There’s young Magda in Germany, struggling and rebelling against the war. And there’s young Imogene in Europe, trying to concentrate on school while bombs fall all around her. And we have downed English pilots and Nazi officers. Oh and don’t forget the past and present narrative.

But yes, it’s worth it.

~Thalia

Buy It Now: The Secret Letter

Review: Crisis in the Red Zone by Richard Preston

Years ago, when I first read The Hot Zone, I thought it was the scariest thing I’d ever read. The author’s newest book on the continuing Ebola crisis earns a spot right next to that one.

Most of us probably don’t think about Ebola and other level 4 viruses very often. Why would we, after all? We are safely ensconced in our little cocooned worlds, far removed from these diseases. But we’re really not. One sick person undetected on an airline, going into a semi major city, still undetected, and before you know it there’s a full blown epidemic right at your door.

Sure, it got kinda scary several years ago when there were a few cases in the US. But they were quickly contained so all is well, right? Not really…

Read it, and be very concerned…

~Thalia

Buy It Now: Crisis in the Red Zone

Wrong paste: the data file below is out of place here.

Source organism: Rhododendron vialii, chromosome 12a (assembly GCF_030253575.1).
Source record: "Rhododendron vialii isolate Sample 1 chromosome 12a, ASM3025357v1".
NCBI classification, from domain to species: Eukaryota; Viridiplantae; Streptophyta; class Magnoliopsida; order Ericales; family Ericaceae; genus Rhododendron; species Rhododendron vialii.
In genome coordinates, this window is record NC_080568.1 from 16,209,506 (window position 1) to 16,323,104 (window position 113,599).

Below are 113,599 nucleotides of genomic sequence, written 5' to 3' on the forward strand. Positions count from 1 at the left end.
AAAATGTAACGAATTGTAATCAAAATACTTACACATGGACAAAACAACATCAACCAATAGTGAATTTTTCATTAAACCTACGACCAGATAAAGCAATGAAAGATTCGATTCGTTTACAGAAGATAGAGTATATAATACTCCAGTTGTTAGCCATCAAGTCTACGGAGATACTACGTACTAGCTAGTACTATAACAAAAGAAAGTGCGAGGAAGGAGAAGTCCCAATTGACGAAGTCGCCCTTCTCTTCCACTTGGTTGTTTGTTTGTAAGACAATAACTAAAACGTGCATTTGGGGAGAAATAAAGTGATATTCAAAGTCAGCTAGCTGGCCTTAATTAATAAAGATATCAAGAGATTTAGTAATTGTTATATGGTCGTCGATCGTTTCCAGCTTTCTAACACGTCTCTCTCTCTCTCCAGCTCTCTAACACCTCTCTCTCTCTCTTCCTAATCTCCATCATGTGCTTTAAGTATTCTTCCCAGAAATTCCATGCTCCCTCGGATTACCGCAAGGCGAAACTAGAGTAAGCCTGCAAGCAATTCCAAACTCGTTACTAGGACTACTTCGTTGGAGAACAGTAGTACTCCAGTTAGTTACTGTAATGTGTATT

Quick review: War(The Four Horseman #2) by Laura Thalassa

If there were 6 stars, I’d give them to War.

I don’t know how many pages there are but each of them is action packed. So much happened and the % was barely creeping along. I never even noticed! That’s the sign of a great book.

I was sucked in from the beginning and I couldn’t put it down. Was War a bad dude? Yes and no, but you can’t help but love and understand him. He was just doing his job. Miriam was so good with him though. I loved her. She was strong and firm and never gave up. She wanted better for our world and was willing to go toe to toe with him to get it.

Who knew post apocalyptic stories could be so sexy? I mean, the world has crumbled and yet it still turns. Love still happens.

Gah!! I love these books and I can’t wait for the next one!

~Melpomene

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Review: The Red Ribbon by Lucy Adlington

Looking for your next can’t-put-it-down book? If historical fiction’s your thing, this one from Lucy Adlington is perfect.

Presenting yet another take on WWII fiction, this tale takes us into the world of a young seamstress caught up in a Nazi concentration camp. It has tragedy and triumph, hope and despair, friendship and loneliness.

Fans of WWII era stories, grab this five-star read!

~Thalia

Buy It Now: The Red Ribbon

Review: The Poppy Field by Deborah Carr

I’m a huge fan of historical fiction, especially stories set in the WWII era. I do believe, however, this may be my first WWI era book. And it’s a good one!

Two women, both nurses, both dealing with loss and change. Their stories, although 100 years apart, connect through a series of letters left behind in an old farmhouse.

Beautiful story, well-written, and a unique perspective.

~Thalia

Buy It Now: The Poppy Field